chebe: (Default)
Bear with me, this is going to be a long post.

This Saturday just gone, July 14th, was Dublin's first Mini Maker Faire! It was held in the Science Gallery and on the Physics Lawn of Trinity College. I was there as a part of TOG, the Dublin maker/hacker-space. It was a fantastic day. So many people showed up who already knew a lot and came up with interesting questions and ideas. Some people were just wandering through Trinity like they do every weekend and were a little confounded to find us there. Yet others showed up wearing ESOF lanyards! I'm sad I didn't get to see much of the other makers or exhibits, things were just so hectic! It certainly seemed like everyone was having a good time.

Maker Faire )

TOG's new tshirt )


Projects

Arduino IR receiver )

LED matrix top )

Constellation Quilts )

Well, I fairly collapsed with exhaustion about 4pm (missing the after-party and everything), but up until that point it was a great day and I'm already looking forward to next year!
chebe: (LanternReflect)
A reader reminded me of the LumiGram FibreOptic fabric sample I got a while back. I made quite a simple modification to the sample, adding an auto-changing two-leg Red-Green-Blue LED.

The connector is designed to come apart so you can change colours, or packs in case of damage. The plastic tube pulls back onto the battery-pack leads. A small plastic cage comes away in two pieces. (It's used to hold the LED pointing directly onto the ends of the fibre-optic fibres.)

So I just wrapped the legs of my RGB LED in electrical tape, placed it in the register marks of the cage, and held the whole thing together with more tape. (It's a temporary set-up.) Then held a 3V coin-cell battery between the LED legs, and voila.


A look at the connection mechanism. My LED in cage on left, provided LED and sleeve on right.


The RGB LED is rated for 4.5V, and I think here it really would benefit from the extra power. (Surprisingly it's quite a sunny day here.) Otherwise, yeah, kinda nice. Here, have a video.

You can see the colours being produced by the LED on the left, and on the very right at the end of the fabric see how it gets mixed. With a bit more power it would be prettier.

See more... )
chebe: (Default)
My sample from LumiGram arrived!

Show&Tell )

This fabric is very very delicate. You can't really cut it into non-geometric shapes, can't fold it or bend it too much across the grain, or do anything to damage the fibre-optic strands. But as the LumiGram website shows, there are still plenty of things you can do with it. I'm going to try incorporating this sample into a piece of clothing. And if it goes well, maybe come up with a bigger project to do with this stuff. But it'll have to be on a body area that doesn't move too much! Still... pretty...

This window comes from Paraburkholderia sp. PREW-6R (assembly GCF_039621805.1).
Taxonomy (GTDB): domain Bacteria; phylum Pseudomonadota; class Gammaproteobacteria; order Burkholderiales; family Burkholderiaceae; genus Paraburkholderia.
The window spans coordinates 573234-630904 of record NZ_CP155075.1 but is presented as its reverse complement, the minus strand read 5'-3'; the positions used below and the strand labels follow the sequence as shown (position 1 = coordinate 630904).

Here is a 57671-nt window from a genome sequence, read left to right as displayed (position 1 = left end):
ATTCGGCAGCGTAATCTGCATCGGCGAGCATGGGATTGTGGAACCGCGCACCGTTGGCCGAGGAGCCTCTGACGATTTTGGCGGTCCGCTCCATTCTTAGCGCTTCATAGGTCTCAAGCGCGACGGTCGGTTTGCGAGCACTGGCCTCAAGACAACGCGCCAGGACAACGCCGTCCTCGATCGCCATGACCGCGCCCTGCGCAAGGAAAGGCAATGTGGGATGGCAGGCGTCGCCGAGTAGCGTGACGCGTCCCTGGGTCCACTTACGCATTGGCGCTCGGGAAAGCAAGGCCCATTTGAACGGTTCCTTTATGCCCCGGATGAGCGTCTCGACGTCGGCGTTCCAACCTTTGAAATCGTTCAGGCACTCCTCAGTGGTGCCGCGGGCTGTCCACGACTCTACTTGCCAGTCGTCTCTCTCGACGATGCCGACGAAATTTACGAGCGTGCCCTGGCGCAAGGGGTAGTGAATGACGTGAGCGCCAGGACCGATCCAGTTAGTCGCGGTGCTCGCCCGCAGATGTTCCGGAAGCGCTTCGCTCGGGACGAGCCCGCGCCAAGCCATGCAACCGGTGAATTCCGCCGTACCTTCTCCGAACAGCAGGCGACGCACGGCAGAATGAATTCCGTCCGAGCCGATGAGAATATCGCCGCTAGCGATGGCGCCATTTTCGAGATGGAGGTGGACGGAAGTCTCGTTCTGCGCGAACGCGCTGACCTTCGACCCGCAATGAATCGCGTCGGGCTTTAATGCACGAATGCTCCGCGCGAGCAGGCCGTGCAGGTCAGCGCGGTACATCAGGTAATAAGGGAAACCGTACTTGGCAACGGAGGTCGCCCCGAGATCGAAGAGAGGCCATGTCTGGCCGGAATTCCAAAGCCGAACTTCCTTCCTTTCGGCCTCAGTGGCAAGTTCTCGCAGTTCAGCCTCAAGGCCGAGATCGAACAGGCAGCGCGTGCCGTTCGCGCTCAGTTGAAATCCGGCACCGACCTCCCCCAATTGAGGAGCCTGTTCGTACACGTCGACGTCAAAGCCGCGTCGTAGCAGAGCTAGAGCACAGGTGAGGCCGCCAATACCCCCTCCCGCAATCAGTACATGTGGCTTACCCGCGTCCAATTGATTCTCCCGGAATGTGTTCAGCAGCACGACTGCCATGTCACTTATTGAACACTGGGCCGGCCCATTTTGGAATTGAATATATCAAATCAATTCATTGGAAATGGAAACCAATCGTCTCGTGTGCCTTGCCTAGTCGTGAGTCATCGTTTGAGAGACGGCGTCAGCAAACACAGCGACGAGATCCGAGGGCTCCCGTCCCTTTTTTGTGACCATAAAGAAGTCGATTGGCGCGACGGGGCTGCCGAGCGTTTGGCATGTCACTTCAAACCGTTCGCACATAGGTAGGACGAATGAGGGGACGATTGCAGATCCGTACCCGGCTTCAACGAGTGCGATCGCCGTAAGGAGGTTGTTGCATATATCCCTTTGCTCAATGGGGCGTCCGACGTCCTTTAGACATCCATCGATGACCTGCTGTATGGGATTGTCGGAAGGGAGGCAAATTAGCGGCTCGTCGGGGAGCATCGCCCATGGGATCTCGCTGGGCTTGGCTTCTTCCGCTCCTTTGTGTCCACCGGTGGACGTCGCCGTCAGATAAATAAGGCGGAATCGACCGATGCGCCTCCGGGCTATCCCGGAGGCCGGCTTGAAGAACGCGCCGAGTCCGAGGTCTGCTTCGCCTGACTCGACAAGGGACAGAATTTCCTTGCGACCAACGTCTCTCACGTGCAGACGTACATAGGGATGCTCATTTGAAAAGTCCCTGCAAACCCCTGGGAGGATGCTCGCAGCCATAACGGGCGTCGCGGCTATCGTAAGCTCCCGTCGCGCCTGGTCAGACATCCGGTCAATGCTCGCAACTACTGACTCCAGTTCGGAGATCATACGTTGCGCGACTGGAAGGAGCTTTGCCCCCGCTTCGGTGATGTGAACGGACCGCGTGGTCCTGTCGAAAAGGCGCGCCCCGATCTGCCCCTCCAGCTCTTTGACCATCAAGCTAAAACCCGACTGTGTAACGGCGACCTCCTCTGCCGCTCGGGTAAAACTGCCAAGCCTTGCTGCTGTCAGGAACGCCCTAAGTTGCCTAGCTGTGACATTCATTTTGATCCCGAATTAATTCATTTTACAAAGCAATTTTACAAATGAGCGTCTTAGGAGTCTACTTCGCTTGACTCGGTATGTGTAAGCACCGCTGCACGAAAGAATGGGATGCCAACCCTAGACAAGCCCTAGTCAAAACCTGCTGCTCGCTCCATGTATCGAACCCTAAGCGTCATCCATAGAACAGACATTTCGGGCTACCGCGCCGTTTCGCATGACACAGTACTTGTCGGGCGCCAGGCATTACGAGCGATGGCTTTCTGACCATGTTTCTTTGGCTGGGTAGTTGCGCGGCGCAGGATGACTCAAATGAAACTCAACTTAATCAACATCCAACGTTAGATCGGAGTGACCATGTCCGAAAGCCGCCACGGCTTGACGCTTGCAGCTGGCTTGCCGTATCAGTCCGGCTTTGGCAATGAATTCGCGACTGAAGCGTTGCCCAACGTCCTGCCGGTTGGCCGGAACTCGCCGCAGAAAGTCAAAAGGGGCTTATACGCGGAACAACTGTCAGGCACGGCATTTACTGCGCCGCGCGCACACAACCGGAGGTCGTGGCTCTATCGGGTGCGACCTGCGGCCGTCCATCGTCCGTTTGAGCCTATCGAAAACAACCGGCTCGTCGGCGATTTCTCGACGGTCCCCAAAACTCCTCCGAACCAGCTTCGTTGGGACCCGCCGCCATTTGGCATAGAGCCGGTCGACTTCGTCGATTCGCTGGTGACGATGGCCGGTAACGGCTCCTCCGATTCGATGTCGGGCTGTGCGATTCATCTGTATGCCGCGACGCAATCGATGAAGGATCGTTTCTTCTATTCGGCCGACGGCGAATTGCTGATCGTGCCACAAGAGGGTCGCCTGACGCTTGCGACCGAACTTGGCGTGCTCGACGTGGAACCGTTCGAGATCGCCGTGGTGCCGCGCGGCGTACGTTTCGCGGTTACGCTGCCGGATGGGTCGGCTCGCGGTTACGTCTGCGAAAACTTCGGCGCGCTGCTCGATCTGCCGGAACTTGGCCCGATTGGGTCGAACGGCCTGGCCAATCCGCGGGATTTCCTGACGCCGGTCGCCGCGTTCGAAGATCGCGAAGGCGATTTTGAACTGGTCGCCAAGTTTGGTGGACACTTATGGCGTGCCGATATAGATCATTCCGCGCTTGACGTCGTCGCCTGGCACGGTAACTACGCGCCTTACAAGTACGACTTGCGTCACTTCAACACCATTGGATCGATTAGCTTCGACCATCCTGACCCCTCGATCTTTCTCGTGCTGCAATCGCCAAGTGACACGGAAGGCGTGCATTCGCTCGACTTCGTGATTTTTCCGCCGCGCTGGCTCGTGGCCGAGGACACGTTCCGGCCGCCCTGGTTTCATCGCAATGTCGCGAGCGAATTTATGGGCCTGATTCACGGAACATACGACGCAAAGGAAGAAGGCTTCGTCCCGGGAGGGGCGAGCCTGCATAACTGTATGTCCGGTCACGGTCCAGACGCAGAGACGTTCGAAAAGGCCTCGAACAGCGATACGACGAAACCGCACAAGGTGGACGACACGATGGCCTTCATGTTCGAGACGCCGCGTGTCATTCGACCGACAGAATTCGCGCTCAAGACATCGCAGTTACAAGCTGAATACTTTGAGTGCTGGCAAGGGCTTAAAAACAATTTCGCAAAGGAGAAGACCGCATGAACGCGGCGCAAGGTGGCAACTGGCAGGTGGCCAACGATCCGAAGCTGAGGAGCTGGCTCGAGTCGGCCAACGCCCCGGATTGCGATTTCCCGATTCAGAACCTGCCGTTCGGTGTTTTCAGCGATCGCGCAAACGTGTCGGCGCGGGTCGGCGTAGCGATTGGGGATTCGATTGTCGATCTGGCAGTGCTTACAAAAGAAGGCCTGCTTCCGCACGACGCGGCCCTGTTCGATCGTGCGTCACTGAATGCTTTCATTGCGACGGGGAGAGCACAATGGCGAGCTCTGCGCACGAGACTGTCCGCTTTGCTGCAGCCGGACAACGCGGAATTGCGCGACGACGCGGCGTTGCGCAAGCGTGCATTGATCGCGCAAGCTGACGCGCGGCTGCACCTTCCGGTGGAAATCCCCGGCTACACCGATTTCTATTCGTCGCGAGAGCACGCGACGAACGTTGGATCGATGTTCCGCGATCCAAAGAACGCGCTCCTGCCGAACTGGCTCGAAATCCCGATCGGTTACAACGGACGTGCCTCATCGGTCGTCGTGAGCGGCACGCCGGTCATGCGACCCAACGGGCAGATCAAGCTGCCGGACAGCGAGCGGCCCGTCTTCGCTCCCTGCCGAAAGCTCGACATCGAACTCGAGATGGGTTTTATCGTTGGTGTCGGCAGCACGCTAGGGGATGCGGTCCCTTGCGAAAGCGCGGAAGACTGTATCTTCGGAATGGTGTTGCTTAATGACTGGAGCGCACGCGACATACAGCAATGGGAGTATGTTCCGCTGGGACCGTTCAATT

chebe: (Candles)
My continuing quest to add LEDs to everything is a tough one, dear reader. For example, I'll find myself buying thread on my lunch break, when I stumble across some winter baubles on sale. Cute though they were I couldn't help thinking they'd be cuter if they had LEDs inside them! So I snatched them up and went back to work.

This is also a fine example of how you shouldn't make plans before you actually get to have a look inside. Luckily they were indeed hollow, but also glass which I wasn't expecting, and the foil cap turned out to be conductive foil rather than plastic as I'd assumed. Then someone much more knowledgeable in things like this than I pointed out that they weren't tree decorations, but rather dinner place-name holders. Perfect, I mused, for holding fliers, business cards, or 'free cookies here, please take one!' signs. In the end the modifications turned out much simpler than I had been imagining on my way back from lunch. I hope this trend continues!


Instructions )

Add battery, and oooh, pretty!




Short video )
chebe: (StarryNight)
Take one Lilypad LED-matrix top (you thought I'd forgotten, hadn't you?), add one SparkFun Wearable Keypad, and voila! You get one fun interactive top!

The devil's in the details )

It's all controlled by the push-button. Initially all LEDs are off.
- Push once; all LEDs are on.
- Push twice; you get the random LED twinkle pattern.
- Push thrice; you get into keypad controllable mode (denoted by the keypad lighting up). You press the centre SparkFun-logo button to clear the board and pick a random starting LED. Then you can use the four directions to draw in lights.
- If you press the push-button a fourth time, you stay in the keypad mode, but the timing changes and the pattern becomes a chase-sequence.
- Pressing the push-button again brings you back to the beginning, with all LEDs off. (But so long as you don't turn off the battery, your pattern is still kept in memory.) Here, have a look.



If you happen to be at Darklight next weekend, come find the tog guys, and you can have a go yourself :)
chebe: (Default)
Do I know how to make a wallet or bag? No, but I'm going to make one anyway. Do I intend to use a pattern or instructions of any kind? No, I'm just going to figure it out as I go along. This is what I consider the Synchronous Hackathon Challenges to be about; jumping in and making it up as you go along! This month, the weekend just gone, was the Money Bag Challenge.

I've had the idea to try my hand at making small bags recently, and have been examining the ones already in my possession for ideas on how to construct them, so this Challenge was the kick I needed to get started. But I just can't seem to do just one thing; so as well as making a wallet/bag for the first time, I've added RFID-shielding, and internal LEDs!

Details... )

The MiniPOV3 toy

2011-Apr-16, Saturday 06:23 pm
chebe: (WalkSign)
I got the MiniPOV3 kit from adafruit ages ago, but finally got around to making it up today.

Making it was very straight forward. I turned it on and found a chasing LED pattern. But, well, this is a persistence of vision toy, I want something with persistence! This means reprogramming it. First things first, you'll most likely need a serial-to-usb converter.